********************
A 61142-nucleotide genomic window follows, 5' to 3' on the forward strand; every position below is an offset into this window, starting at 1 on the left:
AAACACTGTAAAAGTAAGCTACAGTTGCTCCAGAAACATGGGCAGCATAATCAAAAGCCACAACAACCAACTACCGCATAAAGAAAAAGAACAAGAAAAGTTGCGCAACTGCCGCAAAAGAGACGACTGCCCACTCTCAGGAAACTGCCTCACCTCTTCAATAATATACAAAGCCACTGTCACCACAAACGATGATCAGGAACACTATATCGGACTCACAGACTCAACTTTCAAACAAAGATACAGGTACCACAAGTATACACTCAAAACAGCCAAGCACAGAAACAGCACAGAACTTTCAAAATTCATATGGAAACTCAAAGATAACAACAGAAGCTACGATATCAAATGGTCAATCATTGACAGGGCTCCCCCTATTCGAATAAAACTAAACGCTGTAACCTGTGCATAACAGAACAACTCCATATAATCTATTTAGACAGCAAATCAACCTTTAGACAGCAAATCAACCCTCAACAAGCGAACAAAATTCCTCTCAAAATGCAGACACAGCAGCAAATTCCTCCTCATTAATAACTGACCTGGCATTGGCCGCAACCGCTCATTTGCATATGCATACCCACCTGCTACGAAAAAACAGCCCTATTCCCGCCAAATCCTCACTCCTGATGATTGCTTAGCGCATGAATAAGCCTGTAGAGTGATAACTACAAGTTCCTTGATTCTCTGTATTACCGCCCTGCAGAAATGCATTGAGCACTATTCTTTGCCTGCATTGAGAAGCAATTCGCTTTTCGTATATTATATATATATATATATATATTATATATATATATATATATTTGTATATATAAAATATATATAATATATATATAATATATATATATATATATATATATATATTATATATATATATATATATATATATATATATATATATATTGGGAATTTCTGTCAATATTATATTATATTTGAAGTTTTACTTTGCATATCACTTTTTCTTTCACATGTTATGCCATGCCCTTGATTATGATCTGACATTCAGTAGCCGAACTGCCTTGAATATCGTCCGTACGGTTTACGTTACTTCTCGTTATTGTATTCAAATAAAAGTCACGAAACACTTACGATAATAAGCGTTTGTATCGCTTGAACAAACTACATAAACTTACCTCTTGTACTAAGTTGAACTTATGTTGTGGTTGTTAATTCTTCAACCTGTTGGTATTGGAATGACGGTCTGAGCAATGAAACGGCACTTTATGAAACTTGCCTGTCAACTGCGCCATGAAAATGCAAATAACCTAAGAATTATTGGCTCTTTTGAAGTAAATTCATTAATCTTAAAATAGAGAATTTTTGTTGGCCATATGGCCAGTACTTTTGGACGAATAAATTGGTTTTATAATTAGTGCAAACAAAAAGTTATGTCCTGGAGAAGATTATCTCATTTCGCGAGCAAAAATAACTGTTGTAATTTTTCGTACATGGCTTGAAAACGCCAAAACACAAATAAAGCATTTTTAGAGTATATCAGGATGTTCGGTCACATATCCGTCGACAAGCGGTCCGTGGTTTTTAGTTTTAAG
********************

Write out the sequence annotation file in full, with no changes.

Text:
A 61142-nucleotide genomic window follows, 5' to 3' on the forward strand; every position below is an offset into this window, starting at 1 on the left:
AAACACTGTAAAAGTAAGCTACAGTTGCTCCAGAAACATGGGCAGCATAATCAAAAGCCACAACAACCAACTACCGCATAAAGAAAAAGAACAAGAAAAGTTGCGCAACTGCCGCAAAAGAGACGACTGCCCACTCTCAGGAAACTGCCTCACCTCTTCAATAATATACAAAGCCACTGTCACCACAAACGATGATCAGGAACACTATATCGGACTCACAGACTCAACTTTCAAACAAAGATACAGGTACCACAAGTATACACTCAAAACAGCCAAGCACAGAAACAGCACAGAACTTTCAAAATTCATATGGAAACTCAAAGATAACAACAGAAGCTACGATATCAAATGGTCAATCATTGACAGGGCTCCCCCTATTCGAATAAAACTAAACGCTGTAACCTGTGCATAACAGAACAACTCCATATAATCTATTTAGACAGCAAATCAACCTTTAGACAGCAAATCAACCCTCAACAAGCGAACAAAATTCCTCTCAAAATGCAGACACAGCAGCAAATTCCTCCTCATTAATAACTGACCTGGCATTGGCCGCAACCGCTCATTTGCATATGCATACCCACCTGCTACGAAAAAACAGCCCTATTCCCGCCAAATCCTCACTCCTGATGATTGCTTAGCGCATGAATAAGCCTGTAGAGTGATAACTACAAGTTCCTTGATTCTCTGTATTACCGCCCTGCAGAAATGCATTGAGCACTATTCTTTGCCTGCATTGAGAAGCAATTCGCTTTTCGTATATTATATATATATATATATATATTATATATATATATATATATTTGTATATATAAAATATATATAATATATATATAATATATATATATATATATATATATATATTATATATATATATATATATATATATATATATATATATATTGGGAATTTCTGTCAATATTATATTATATTTGAAGTTTTACTTTGCATATCACTTTTTCTTTCACATGTTATGCCATGCCCTTGATTATGATCTGACATTCAGTAGCCGAACTGCCTTGAATATCGTCCGTACGGTTTACGTTACTTCTCGTTATTGTATTCAAATAAAAGTCACGAAACACTTACGATAATAAGCGTTTGTATCGCTTGAACAAACTACATAAACTTACCTCTTGTACTAAGTTGAACTTATGTTGTGGTTGTTAATTCTTCAACCTGTTGGTATTGGAATGACGGTCTGAGCAATGAAACGGCACTTTATGAAACTTGCCTGTCAACTGCGCCATGAAAATGCAAATAACCTAAGAATTATTGGCTCTTTTGAAGTAAATTCATTAATCTTAAAATAGAGAATTTTTGTTGGCCATATGGCCAGTACTTTTGGACGAATAAATTGGTTTTATAATTAGTGCAAACAAAAAGTTATGTCCTGGAGAAGATTATCTCATTTCGCGAGCAAAAATAACTGTTGTAATTTTTCGTACATGGCTTGAAAACGCCAAAACACAAATAAAGCATTTTTAGAGTATATCAGGATGTTCGGTCACATATCCGTCGACAAGCGGTCCGTGGTTTTTAGTTTTAAG